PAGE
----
Libya’s election postponement farce: where do we go from here?

    From the beginning, the election process in Libya was convoluted, confused, lacked clarity and transparency. 

    After weeks of uncertainty, Libya‘s electoral commission recently suggested the elections be pushed back by a month to 24 January, owing to a lack of preparation and disagreements between different political forces on the legal basis of the poll.

    These elections were meant to pull Libya out of a decade of turmoil and move the country forward from the conflict and deep division that followed the overthrow of long-time ruler Muammar Gaddafi in 2011. However, the election process did not go as planned; this does not come as a surprise.

    While developments on the ground have long been hinting that this election cannot proceed, this postponement is likely to worsen the political, security and economic deterioration of the country as fears grow of looming political vacuum could lead to renewed conflict and economic instability.

    For Libyans, as well as the international community, the December election raised a glimmer of hope that it could form a legitimate government that can achieve long-lasting stability and help energise the fragile economy.

    Over the last few months preparing the country for the vote has been as daunting as they are numerous: providing security and order, removing foreign fighters and mercenaries and a lack of consensus on the election laws.

    From the beginning, the election process in Libya was convoluted, confused, lacked clarity and transparency. The whole process has been too disorganised, such as no commonly accepted legal framework for the election or the fact that the electoral commission has not been able to decide which candidates qualify.

    In this regard, candidates have been disqualified and then readmitted. For instance, Saif al-Islam Gaddafi, son of Libya’s overthrown dictator, was ineligible to run in the country’s planned presidential election according to Libya’s election commission. Yet a court in Sebha overturned the electoral commission’s decision to nullify Saif al-Islam’s candidacy for December polls, adding further confusion and also illustrating a lack of clarity over the role of the judiciary in settling disputes over candidate eligibility.

    It is imperative to note that since 2011, Libya has experienced one of the most challenging revolutionary transformations of all the Arab states. Unlike Egypt and Tunisia, Libya witnessed what was effectively the complete destruction of national institutions and government administration in the wake of Gaddafi’s removal. Forty-two years of the Gaddafi regime left Libya with minimal improvement in virtually every sector.

    With his death and the dismantling of his regime, the Libyan state collapsed, leaving the country in utter chaos. The total collapse of the state institutions left Libya in a position where there is no starting point or recent example for the new constitution.

    In the aftermath of the 2011 revolution, Libya’s constitution-making process did not take place along normal or peaceful conditions, but rather amidst rising political tensions and military conflict. In 2014, a constitution-formation process was established and the resulting draft constitution was issued in 2017. The reasons for this failure are various, consisting of both domestic and external challenges faced by the constitution-making body, but also a constant division between the different partners on several arrangements of the final draft constitution.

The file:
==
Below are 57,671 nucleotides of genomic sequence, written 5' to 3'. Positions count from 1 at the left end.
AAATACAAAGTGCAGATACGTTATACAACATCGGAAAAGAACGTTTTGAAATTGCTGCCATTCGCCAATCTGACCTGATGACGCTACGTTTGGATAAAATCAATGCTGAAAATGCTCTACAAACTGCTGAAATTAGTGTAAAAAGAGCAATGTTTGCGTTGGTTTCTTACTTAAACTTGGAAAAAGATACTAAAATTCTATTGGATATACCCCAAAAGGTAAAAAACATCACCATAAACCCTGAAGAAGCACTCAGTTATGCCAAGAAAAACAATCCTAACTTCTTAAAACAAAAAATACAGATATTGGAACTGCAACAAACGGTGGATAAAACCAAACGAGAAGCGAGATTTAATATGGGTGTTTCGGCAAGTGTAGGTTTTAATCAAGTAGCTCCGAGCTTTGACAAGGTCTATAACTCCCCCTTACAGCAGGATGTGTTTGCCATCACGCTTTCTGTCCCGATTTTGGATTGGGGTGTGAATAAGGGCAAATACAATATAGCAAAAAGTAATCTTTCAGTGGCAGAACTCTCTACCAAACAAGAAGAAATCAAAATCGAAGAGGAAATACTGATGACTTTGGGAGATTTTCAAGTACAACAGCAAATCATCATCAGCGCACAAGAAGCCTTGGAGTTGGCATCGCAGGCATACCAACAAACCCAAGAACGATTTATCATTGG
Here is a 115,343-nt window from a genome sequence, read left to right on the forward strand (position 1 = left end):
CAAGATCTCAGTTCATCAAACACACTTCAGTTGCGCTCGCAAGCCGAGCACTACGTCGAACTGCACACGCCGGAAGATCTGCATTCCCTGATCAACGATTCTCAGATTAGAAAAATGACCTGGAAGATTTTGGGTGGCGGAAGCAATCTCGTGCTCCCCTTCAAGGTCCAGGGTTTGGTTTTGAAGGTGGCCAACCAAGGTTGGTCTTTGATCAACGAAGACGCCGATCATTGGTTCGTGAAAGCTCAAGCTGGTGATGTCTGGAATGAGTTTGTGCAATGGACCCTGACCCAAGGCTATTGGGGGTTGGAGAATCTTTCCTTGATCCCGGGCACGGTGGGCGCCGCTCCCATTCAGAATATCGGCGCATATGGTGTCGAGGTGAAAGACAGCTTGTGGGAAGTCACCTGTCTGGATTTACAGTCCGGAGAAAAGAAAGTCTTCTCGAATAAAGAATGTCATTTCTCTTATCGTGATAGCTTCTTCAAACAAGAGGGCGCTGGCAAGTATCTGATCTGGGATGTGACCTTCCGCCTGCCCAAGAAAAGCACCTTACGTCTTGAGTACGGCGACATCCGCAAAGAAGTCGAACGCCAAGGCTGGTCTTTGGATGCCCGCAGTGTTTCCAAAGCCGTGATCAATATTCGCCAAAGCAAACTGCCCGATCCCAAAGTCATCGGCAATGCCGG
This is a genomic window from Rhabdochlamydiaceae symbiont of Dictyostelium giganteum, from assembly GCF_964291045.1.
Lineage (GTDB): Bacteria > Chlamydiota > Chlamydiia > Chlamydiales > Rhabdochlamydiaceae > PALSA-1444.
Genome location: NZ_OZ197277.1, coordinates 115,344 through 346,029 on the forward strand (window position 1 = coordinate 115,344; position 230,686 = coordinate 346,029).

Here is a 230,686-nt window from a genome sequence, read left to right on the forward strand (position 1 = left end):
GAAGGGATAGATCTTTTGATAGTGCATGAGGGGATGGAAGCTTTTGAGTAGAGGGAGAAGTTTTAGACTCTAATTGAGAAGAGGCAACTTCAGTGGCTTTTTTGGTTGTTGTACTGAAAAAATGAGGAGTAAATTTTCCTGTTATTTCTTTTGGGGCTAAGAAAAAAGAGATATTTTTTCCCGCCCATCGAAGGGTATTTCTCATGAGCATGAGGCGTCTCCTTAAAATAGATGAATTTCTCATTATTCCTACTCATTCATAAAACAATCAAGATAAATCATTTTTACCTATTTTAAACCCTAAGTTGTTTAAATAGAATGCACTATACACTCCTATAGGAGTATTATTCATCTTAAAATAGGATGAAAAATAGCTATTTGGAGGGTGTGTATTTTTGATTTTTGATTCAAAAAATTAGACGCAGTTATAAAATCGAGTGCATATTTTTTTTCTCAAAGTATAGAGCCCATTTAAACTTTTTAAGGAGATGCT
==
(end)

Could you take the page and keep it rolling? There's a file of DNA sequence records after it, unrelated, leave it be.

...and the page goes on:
The delay in the constitutional process left Libyan institutions with little legitimacy and also has created further division among rival groups. Thus, resolving the constitutional and legal basis for the elections is critical. Despite elections being vital to stability, but poorly timed elections will surely have negative effects on the consolidation of both reconciliation and stability.

    The derailment of the UN-backed process could risk descending Libya back into conflict. As some political figures like Aguila Saleh, Speaker of the House of Representatives (HoR) and an ally of Khalifa Haftar, could take advantage of the current situation and try to refuse the legitimacy of the current UN-backed Government of National Unity (GNU) and form a new parallel government in the east.

    Due to this concern, recently, some countries, including the UK, stated that as per the Libyan Political Dialogue Forum (LPDF)’s roadmap and the Libyan Political Agreement (LPA) the UK continues to recognise the GNU as the authority tasked with leading Libya to elections and does not endorse the establishment of parallel governments or institutions.

    The country’s principal issues about the election law and security difficulties have not been tackled and are unlikely to be resolved in one month. Clearly, these elections are overdue. Many Libyans believe that those in positions of political power have a very limited mandate.

    At the same time, as it stands today, the country’s political and security landscape is not currently conducive to holding the elections.

    Libya still needs to make considerable progress on several key issues, such as the reunification of institutions, consensus on the constitution, economic reform, security sector reform and reconciliation.

    Thus, it might be prudent to consider a longer-term strategy of strengthening facilitating conditions before insisting on elections in the coming months.

    This article originally appeared in the opinion section of The New Arab website.

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